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France
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Hello.

I was studying Arduino reference to go deeper through and I have a question about variable declaration.

I usually see and use :
Code:
int ledpin=13;


I wonder, as 13 would fit on 8bit or in 1 byte, why we're using int (integer) wich use 2 octets ?

Wouldn't it be more rational tu use byte instead ?
Code:
byte ledpin=13;
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Since you're almost certainly going to use the variable in a pinMode or a digitalWrite/digitalRead, then "byte" is the correct type to use. Check the function prototypes.
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I store them as bytes..

In the tuts the explaining data types is cumbersome right off the bat, so they just use ints.
That way noobs don't get confused by overflow errors when they start repeating the process.

There might be a better reason though.
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Better again:

Code:
const byte ledpin = 13;

It won't change, right? So now it takes no memory at all, as the compiler will turn references to it to "load literal".
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Des Moines, WA - USA
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As declared in the API headers -

Code:
void pinMode(uint8_t pin, uint8_t mode);
void digitalWrite(uint8_t pin, uint8_t val);
int digitalRead(uint8_t pin);

'uint8_t' is an 8 bit unsigned integer type

And as Nick said it best be declared as

Code:
const uint8_t ledpin = 13;
« Last Edit: April 06, 2013, 04:45:44 pm by lloyddean » Logged

France
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I see, I see.

But when we don't know about it, the different way we can find in coding can be confusing.

So,
Code:
int ledpin = 13;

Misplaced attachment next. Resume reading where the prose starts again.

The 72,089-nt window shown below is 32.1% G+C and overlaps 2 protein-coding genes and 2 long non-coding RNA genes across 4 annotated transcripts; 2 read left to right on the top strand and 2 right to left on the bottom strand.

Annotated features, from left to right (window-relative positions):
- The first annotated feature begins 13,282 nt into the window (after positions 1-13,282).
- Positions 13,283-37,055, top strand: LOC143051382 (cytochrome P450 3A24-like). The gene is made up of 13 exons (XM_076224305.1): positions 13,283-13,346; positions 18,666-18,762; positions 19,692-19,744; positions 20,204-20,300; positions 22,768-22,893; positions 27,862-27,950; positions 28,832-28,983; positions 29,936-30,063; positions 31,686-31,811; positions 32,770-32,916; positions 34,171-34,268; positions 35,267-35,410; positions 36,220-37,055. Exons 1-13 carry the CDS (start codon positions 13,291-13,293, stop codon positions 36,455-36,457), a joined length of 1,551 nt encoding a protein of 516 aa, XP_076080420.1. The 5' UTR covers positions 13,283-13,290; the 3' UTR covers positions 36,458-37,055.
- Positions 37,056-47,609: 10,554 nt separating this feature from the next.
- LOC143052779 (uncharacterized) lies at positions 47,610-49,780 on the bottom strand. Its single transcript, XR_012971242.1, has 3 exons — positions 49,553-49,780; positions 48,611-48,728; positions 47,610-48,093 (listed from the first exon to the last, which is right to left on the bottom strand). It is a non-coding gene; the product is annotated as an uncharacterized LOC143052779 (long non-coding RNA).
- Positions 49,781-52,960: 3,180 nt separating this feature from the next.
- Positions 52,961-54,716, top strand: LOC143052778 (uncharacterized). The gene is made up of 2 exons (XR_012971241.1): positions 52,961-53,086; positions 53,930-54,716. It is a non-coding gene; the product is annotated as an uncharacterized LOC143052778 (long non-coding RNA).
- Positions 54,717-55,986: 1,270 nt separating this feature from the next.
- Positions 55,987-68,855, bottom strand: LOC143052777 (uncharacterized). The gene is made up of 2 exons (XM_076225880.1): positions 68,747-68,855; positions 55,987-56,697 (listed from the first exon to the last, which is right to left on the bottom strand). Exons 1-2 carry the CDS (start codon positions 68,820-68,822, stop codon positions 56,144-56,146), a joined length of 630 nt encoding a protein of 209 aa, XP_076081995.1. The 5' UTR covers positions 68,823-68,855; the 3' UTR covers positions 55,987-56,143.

is ok.

better is :
Code:
byte ledpin = 13;
even better is
Code:
const byte ledpin = 13;
and even better would be
Code:
cont uint8_t ledpin = 13;
The last solution would make the code more portable, isn't it ?
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France
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Better again:

Code:
const byte ledpin = 13;

It won't change, right? So now it takes no memory at all, as the compiler will turn references to it to "load literal".

Hi Nick, would you explain :
"as the compiler will turn references to it to "load literal"." If not to difficult and useful for beginner.
Thanks.
« Last Edit: April 06, 2013, 05:49:19 pm by hary » Logged

Des Moines, WA - USA
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The last solution would make the code more portable, isn't it ?

Depends upon what you mean by more portable.

To me I understand 'uint8_t' more readily than 'byte' as I continually have to lookup whether 'byte' is signed or unsigned.
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It's right that 'uint8_t' is easier to read when we know about it.

How do I change "int" to the same way. Is it "sint16-t" or "int16_t"
And "unsiigned long" as "uint32_t", is that right ?
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As 'int' is assumed to be signed by default and, at least on most Arduino's 16 bits, it's 'int16_t'.

If you don't like that you might be able to use

Code:
typedef int int_t;

Although I'm not sure how the various version of the Arduino IDE will "interfere" with compilations of said user defined type.  You can always try it and find out.
« Last Edit: April 06, 2013, 06:21:28 pm by lloyddean » Logged

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What would have been best of all would have been for the Arduino designers to provide a type to represent a pin number, so people could get into the habit of using the correct data type without having to think about what type was most appropriate. Unfortunately Arduino isn't into type safety.
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Someone out there is probably prototyping the Arduino controlled Time Machine as we speak, and someone else is likely working on updating the Arduino API to version 2.x.

We'll see who what happens after that.
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I've always wished for -

Code:
typedef const uint8_t   pin_t;
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I've always wished for -

Code:
typedef const uint8_t   pin_t;


What's that ?
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I've always wished for -

Code:
typedef const uint8_t   pin_t;


What's that ?

typedef creates an alias to a decorated type.
This one says, alias pin_t with a type 'constant uint8_t'

So later on you can use the type in your code:

Code:
pin_t pin13 = 13; //This is a const type, it cannot be changed.

Similar to:

Code:
const unsigned char pin13 = 13;
//or
const byte pin13 = 13;
//or
const uint8_t pin13 = 13;

Actually, uint8_t is a typedef provided by the standard:
Code:
typedef unsigned char uint8_t;

You can also use a type which is guaranteed to be constant:

Code:
enum{ pin13 = 13 };
//...
digitalWrite( pin13, HIGH );

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